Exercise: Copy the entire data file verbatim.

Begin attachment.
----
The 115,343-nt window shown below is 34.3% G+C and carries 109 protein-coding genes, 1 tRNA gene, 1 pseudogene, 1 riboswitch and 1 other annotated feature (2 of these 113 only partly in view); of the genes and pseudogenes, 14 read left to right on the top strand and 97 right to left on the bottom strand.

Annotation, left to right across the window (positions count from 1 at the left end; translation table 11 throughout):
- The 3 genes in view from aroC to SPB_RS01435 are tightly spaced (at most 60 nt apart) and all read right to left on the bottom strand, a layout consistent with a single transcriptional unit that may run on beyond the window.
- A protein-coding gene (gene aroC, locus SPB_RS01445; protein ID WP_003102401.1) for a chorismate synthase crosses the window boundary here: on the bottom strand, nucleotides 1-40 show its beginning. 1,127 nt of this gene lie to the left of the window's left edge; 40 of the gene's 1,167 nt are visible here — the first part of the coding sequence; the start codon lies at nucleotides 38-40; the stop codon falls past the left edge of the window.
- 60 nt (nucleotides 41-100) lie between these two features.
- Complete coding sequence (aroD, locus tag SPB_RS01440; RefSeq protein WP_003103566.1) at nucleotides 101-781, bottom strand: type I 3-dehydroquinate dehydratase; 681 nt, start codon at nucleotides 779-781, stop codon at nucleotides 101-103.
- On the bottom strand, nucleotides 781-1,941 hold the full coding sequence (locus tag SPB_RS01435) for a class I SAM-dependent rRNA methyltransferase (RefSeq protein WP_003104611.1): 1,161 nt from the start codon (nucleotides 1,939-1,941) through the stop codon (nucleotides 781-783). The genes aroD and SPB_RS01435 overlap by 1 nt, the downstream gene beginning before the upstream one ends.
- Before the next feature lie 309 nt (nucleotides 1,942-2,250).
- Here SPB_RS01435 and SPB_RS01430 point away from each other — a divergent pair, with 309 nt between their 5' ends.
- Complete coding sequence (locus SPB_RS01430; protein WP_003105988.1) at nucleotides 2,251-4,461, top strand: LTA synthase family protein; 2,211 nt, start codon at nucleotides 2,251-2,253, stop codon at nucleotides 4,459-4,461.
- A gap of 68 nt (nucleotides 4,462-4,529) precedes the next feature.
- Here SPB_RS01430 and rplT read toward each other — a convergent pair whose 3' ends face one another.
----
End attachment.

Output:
The 115,343-nt window shown below is 34.3% G+C and carries 109 protein-coding genes, 1 tRNA gene, 1 pseudogene, 1 riboswitch and 1 other annotated feature (2 of these 113 only partly in view); of the genes and pseudogenes, 14 read left to right on the top strand and 97 right to left on the bottom strand.

Annotation, left to right across the window (positions count from 1 at the left end; translation table 11 throughout):
- The 3 genes in view from aroC to SPB_RS01435 are tightly spaced (at most 60 nt apart) and all read right to left on the bottom strand, a layout consistent with a single transcriptional unit that may run on beyond the window.
- A protein-coding gene (gene aroC, locus SPB_RS01445; protein ID WP_003102401.1) for a chorismate synthase crosses the window boundary here: on the bottom strand, nucleotides 1-40 show its beginning. 1,127 nt of this gene lie to the left of the window's left edge; 40 of the gene's 1,167 nt are visible here — the first part of the coding sequence; the start codon lies at nucleotides 38-40; the stop codon falls past the left edge of the window.
- 60 nt (nucleotides 41-100) lie between these two features.
- Complete coding sequence (aroD, locus tag SPB_RS01440; RefSeq protein WP_003103566.1) at nucleotides 101-781, bottom strand: type I 3-dehydroquinate dehydratase; 681 nt, start codon at nucleotides 779-781, stop codon at nucleotides 101-103.
- On the bottom strand, nucleotides 781-1,941 hold the full coding sequence (locus tag SPB_RS01435) for a class I SAM-dependent rRNA methyltransferase (RefSeq protein WP_003104611.1): 1,161 nt from the start codon (nucleotides 1,939-1,941) through the stop codon (nucleotides 781-783). The genes aroD and SPB_RS01435 overlap by 1 nt, the downstream gene beginning before the upstream one ends.
- Before the next feature lie 309 nt (nucleotides 1,942-2,250).
- Here SPB_RS01435 and SPB_RS01430 point away from each other — a divergent pair, with 309 nt between their 5' ends.
- Complete coding sequence (locus SPB_RS01430; protein WP_003105988.1) at nucleotides 2,251-4,461, top strand: LTA synthase family protein; 2,211 nt, start codon at nucleotides 2,251-2,253, stop codon at nucleotides 4,459-4,461.
- A gap of 68 nt (nucleotides 4,462-4,529) precedes the next feature.
- Here SPB_RS01430 and rplT read toward each other — a convergent pair whose 3' ends face one another.